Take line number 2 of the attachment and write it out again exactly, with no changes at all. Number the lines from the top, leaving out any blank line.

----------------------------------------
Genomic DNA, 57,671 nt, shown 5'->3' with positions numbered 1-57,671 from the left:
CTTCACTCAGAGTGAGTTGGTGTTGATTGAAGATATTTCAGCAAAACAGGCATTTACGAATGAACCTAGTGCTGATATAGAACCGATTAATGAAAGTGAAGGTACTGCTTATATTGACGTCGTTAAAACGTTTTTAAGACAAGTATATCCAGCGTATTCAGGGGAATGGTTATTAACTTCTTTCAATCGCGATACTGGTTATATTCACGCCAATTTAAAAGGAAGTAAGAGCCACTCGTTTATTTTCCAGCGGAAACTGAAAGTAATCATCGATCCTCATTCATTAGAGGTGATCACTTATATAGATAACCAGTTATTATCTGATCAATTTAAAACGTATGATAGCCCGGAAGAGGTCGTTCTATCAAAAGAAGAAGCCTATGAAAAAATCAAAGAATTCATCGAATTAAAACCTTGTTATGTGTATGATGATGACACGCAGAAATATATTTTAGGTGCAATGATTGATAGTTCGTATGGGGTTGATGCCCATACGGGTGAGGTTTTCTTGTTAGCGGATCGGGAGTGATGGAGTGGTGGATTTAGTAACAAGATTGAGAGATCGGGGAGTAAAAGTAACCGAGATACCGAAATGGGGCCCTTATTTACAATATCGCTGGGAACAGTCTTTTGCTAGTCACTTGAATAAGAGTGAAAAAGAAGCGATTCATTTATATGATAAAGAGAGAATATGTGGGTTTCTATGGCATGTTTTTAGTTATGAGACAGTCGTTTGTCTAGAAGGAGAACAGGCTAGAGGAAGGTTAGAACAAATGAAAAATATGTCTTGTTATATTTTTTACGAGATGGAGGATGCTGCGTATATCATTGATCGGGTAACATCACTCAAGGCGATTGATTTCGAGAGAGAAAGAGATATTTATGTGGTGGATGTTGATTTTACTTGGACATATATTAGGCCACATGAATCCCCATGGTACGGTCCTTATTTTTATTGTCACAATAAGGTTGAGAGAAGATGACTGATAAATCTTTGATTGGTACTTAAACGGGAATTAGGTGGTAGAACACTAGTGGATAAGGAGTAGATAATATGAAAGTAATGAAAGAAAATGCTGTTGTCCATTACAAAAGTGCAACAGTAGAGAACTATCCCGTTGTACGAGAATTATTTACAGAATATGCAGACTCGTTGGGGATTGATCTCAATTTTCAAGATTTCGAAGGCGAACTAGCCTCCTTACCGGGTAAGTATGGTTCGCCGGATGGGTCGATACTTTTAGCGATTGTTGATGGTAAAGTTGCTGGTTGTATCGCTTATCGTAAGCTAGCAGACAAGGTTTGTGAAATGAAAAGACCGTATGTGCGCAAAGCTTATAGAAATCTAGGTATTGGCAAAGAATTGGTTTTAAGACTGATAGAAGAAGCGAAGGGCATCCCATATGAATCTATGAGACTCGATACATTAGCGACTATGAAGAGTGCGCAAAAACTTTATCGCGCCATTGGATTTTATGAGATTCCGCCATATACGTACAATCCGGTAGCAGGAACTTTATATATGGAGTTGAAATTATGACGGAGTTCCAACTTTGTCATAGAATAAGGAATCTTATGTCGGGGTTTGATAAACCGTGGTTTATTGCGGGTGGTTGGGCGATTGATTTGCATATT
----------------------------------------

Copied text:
CTTCACTCAGAGTGAGTTGGTGTTGATTGAAGATATTTCAGCAAAACAGGCATTTACGAATGAACCTAGTGCTGATATAGAACCGATTAATGAAAGTGAAGGTACTGCTTATATTGACGTCGTTAAAACGTTTTTAAGACAAGTATATCCAGCGTATTCAGGGGAATGGTTATTAACTTCTTTCAATCGCGATACTGGTTATATTCACGCCAATTTAAAAGGAAGTAAGAGCCACTCGTTTATTTTCCAGCGGAAACTGAAAGTAATCATCGATCCTCATTCATTAGAGGTGATCACTTATATAGATAACCAGTTATTATCTGATCAATTTAAAACGTATGATAGCCCGGAAGAGGTCGTTCTATCAAAAGAAGAAGCCTATGAAAAAATCAAAGAATTCATCGAATTAAAACCTTGTTATGTGTATGATGATGACACGCAGAAATATATTTTAGGTGCAATGATTGATAGTTCGTATGGGGTTGATGCCCATACGGGTGAGGTTTTCTTGTTAGCGGATCGGGAGTGATGGAGTGGTGGATTTAGTAACAAGATTGAGAGATCGGGGAGTAAAAGTAACCGAGATACCGAAATGGGGCCCTTATTTACAATATCGCTGGGAACAGTCTTTTGCTAGTCACTTGAATAAGAGTGAAAAAGAAGCGATTCATTTATATGATAAAGAGAGAATATGTGGGTTTCTATGGCATGTTTTTAGTTATGAGACAGTCGTTTGTCTAGAAGGAGAACAGGCTAGAGGAAGGTTAGAACAAATGAAAAATATGTCTTGTTATATTTTTTACGAGATGGAGGATGCTGCGTATATCATTGATCGGGTAACATCACTCAAGGCGATTGATTTCGAGAGAGAAAGAGATATTTATGTGGTGGATGTTGATTTTACTTGGACATATATTAGGCCACATGAATCCCCATGGTACGGTCCTTATTTTTATTGTCACAATAAGGTTGAGAGAAGATGACTGATAAATCTTTGATTGGTACTTAAACGGGAATTAGGTGGTAGAACACTAGTGGATAAGGAGTAGATAATATGAAAGTAATGAAAGAAAATGCTGTTGTCCATTACAAAAGTGCAACAGTAGAGAACTATCCCGTTGTACGAGAATTATTTACAGAATATGCAGACTCGTTGGGGATTGATCTCAATTTTCAAGATTTCGAAGGCGAACTAGCCTCCTTACCGGGTAAGTATGGTTCGCCGGATGGGTCGATACTTTTAGCGATTGTTGATGGTAAAGTTGCTGGTTGTATCGCTTATCGTAAGCTAGCAGACAAGGTTTGTGAAATGAAAAGACCGTATGTGCGCAAAGCTTATAGAAATCTAGGTATTGGCAAAGAATTGGTTTTAAGACTGATAGAAGAAGCGAAGGGCATCCCATATGAATCTATGAGACTCGATACATTAGCGACTATGAAGAGTGCGCAAAAACTTTATCGCGCCATTGGATTTTATGAGATTCCGCCATATACGTACAATCCGGTAGCAGGAACTTTATATATGGAGTTGAAATTATGACGGAGTTCCAACTTTGTCATAGAATAAGGAATCTTATGTCGGGGTTTGATAAACCGTGGTTTATTGCGGGTGGTTGGGCGATTGATTTGCATATT